Treasury Wine Estates gear up their Regional Gems
Treasury Wine Estates is gearing up for a major international promotion of nine of its most valued brands. The attack is so gung-ho, that Treasury has authorized a 40% increase in grape intake across the nine brands during the current 2016 harvest. With the promise of another increase next year.
The plan has been dubbed Regional Gems, and the brands include Coldstream Hills (tastings), St Huberts (tastings), Saltram (tastings), Seppelt (tastings), Baileys (tastings), Devil’s Lair (tastings), Leo Buring (tastings), Heemskerk (tastings) and T’Gallant (tastings).
Treasury seems to have set itself a herculean task, to lift exports of each of these brands by – one assumes – 40% by the time the 2016 vintage wines are fully on-stream. Many of these brands currently have a very small presence overseas, so the export push would be starting off a low base.
On the other hand, the time is ripe, with the Aussie dollar so low – currently below 70 cents to the Greenback. As well, demand for Australian wine from Asia, especially China, is booming. It’s great that Treasury is striking while the iron is hot. I can see lots of synergies as these brands cover many regions, grape varieties and styles. Retailers should be keen to mount shop-floor promotions of such a stellar array of wines.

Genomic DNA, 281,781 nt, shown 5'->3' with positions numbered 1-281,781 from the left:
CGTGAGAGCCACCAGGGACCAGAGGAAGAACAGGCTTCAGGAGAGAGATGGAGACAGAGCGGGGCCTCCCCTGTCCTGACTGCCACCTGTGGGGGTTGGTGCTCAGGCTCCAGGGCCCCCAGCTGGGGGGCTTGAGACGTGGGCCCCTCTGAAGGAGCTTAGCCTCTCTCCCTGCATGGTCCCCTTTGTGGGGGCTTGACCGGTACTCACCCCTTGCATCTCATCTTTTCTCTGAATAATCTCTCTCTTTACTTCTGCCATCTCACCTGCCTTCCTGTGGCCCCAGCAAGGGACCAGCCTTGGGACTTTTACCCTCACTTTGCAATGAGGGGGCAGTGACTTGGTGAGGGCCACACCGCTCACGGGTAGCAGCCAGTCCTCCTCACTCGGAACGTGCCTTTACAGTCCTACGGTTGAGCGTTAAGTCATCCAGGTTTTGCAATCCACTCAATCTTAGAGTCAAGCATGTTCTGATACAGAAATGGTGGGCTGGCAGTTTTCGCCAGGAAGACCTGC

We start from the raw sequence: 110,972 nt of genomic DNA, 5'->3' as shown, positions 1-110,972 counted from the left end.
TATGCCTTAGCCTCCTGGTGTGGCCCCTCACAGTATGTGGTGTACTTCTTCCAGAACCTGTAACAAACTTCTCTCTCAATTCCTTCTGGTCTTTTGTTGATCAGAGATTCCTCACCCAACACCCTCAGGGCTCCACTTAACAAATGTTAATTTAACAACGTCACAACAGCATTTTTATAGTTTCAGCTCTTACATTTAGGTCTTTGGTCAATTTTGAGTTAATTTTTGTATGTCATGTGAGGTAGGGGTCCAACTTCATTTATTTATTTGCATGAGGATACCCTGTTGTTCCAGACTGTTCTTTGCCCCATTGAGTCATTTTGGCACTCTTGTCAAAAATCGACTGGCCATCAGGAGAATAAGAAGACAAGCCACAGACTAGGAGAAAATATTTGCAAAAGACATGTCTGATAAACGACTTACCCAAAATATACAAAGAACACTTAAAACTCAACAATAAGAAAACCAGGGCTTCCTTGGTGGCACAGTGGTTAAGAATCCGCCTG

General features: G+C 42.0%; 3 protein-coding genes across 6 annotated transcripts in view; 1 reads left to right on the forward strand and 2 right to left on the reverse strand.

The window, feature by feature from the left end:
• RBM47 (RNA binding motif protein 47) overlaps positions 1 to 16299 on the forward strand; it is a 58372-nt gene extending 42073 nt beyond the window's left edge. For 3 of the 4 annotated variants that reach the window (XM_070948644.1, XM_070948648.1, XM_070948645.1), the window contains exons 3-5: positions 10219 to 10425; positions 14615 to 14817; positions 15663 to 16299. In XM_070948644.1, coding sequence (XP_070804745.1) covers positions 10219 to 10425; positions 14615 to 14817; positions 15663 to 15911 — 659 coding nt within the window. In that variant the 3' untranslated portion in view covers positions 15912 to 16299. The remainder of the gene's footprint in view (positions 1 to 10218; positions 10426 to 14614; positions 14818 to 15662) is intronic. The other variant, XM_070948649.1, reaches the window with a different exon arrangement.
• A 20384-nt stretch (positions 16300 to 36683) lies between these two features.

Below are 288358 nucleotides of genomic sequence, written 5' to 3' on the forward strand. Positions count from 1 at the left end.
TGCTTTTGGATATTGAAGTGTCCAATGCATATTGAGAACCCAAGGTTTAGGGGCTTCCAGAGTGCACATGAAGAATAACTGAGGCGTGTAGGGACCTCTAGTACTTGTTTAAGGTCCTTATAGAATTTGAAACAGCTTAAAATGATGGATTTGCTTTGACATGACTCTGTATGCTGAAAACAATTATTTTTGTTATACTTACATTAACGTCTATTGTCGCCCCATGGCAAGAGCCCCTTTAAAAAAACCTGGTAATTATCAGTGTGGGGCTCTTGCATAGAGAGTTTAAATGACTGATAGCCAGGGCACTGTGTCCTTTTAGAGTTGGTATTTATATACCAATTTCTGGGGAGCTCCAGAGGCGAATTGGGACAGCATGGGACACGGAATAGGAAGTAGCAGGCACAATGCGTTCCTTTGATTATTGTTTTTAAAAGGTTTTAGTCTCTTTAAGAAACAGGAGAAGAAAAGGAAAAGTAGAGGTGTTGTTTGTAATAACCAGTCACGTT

In charge of the Regional Gems initiative is general manager Christian Sim, who says the push will be helped by a tailwind of favourable exchange rates, and by the Free Trade Agreements with Japan, China and Korea. “There is renewed interest in Australian wine,” he says. Sim says the intention is to lift export sales of each brand to 50% of total production.
Sim will be assisted by an advisory panel which includes James Halliday. It’s well enough known that James Halliday has been involved with Treasury, and before it, Southcorp and Foster’s, ever since Coldstream Hills (which he founded) was sold to Southcorp in the late 1990s. He’s been a shareholder and a consultant.
It’s surprising that at a time when James’s influence as a wine writer and critic is arguably at its zenith, he has agreed to take a very public new role for one of our biggest wine producing companies.